Amazon Web Services is moving full steam into the bare metal hosting market with the release of a new cloud computing instance. The i3.metal instance will provide customers with a beefy server running in an AWS datacenter that is useful for applications that require a ton of raw power, or an environment similar to what companies would receive when racking a physical computer in a private datacenter.
The i3.metal instance will provide two Intel Xeon E5-2686 v4 “Broadwell” processors running at 2.3 GHz, with a total of 36 hyperthreaded cores, plus 512 GB of RAM, and 15.2 TB of SSD-based NVMe local storage. Each instance will have access top a high-speed networking link with up to 25 Gbps of bandwidth.
AWS says that the service is available in public preview today, as part of the news from its re:Invent customer conference in Las Vegas, Nevada.
This isn’t the first time that AWS has offered access to its bare metal servers. The VMware Cloud on AWS service, which was made available in August, allows customers to run applications on top of bare metal hardware in AWS datacenters using specialized management software.
Bare metal servers are particularly useful for enterprises migrating workloads from on-premises datacenters. Some applications rely on running atop bare hardware, without an additional layer of virtualization that has been common among many of the cloud infrastructure services available on the market.
While developers can cheer for the fact that AWS supports bare metal servers, the company isn’t the only player in the cloud market with such an offering. IBM and Oracle provide similar hardware capabilities through their cloud services, and Microsoft announced last week that it will let customers run applications on bare metal hardware in its Azure cloud using VMware software.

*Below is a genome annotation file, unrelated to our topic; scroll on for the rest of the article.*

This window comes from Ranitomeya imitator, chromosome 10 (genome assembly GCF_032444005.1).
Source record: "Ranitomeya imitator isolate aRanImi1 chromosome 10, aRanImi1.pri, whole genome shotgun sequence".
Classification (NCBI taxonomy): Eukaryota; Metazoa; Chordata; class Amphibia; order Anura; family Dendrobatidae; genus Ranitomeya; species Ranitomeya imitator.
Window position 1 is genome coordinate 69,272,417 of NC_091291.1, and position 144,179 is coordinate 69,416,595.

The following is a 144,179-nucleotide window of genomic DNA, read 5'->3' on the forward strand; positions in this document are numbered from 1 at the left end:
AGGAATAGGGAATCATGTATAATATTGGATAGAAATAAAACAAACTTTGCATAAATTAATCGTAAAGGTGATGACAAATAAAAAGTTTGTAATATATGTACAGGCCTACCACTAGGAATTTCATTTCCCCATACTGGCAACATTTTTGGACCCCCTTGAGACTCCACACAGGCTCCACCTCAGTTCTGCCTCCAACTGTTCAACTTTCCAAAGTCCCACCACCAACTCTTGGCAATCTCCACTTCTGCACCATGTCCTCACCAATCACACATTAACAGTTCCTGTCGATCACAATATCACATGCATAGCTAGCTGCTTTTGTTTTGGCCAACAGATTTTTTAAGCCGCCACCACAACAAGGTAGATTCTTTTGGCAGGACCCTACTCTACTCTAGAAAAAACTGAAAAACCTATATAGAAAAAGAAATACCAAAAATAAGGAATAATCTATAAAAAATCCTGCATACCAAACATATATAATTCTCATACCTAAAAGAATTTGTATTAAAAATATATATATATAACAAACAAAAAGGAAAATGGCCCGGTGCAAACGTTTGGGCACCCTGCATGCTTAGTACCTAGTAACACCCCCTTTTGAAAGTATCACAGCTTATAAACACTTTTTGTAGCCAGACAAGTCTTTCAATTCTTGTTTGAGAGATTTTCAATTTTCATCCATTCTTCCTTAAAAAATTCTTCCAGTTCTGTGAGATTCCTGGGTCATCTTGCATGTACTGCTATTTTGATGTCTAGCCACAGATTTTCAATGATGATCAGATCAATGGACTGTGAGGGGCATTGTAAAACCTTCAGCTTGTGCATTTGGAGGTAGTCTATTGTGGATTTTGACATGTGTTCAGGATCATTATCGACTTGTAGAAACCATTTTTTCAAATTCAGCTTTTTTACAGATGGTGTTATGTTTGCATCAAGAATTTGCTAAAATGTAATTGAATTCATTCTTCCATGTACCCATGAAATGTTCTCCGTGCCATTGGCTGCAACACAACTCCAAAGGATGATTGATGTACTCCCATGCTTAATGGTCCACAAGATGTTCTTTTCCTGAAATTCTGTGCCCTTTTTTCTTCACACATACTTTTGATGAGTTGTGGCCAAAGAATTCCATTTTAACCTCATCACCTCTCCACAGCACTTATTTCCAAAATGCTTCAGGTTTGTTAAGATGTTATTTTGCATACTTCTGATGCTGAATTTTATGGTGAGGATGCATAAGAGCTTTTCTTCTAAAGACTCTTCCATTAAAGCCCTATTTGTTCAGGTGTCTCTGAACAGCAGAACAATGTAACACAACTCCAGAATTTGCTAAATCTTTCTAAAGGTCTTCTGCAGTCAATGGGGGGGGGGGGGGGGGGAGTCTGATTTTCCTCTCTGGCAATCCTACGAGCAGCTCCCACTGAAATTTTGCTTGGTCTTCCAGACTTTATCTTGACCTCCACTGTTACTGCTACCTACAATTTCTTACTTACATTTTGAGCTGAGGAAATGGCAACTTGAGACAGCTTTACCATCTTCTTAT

AWS touts that bare metal servers running in its environment will be able to access all of the features available to virtualized instances provided through its Elastic Compute Cloud, including Elastic Load Balancing, Auto Scaling, Amazon CloudWatch, and Auto Recovery. It is also supposed to be easy to connect these bare metal instances with AWS database, IoT, mobile, analytics, artificial intelligence, and security services.
On top of the bare metal news, AWS also announced new H1 instances that provide dense storage capacity for big data applications like Apache Kafka and large MapReduce clusters. Customers can get up to 16TB of local magnetic storage in one of the new H1 instances, for tasks that require loading a massive amount of data into local storage for processing.
Spot instances, which let customers rent idle compute capacity with the added risk that it may be reclaimed at any point, also received a number of upgrades. For example, customers can now elect to have their instances maintain memory state even when shut down to make room for higher-priority tasks, making it easier for applications to pick up where they left off when interrupted.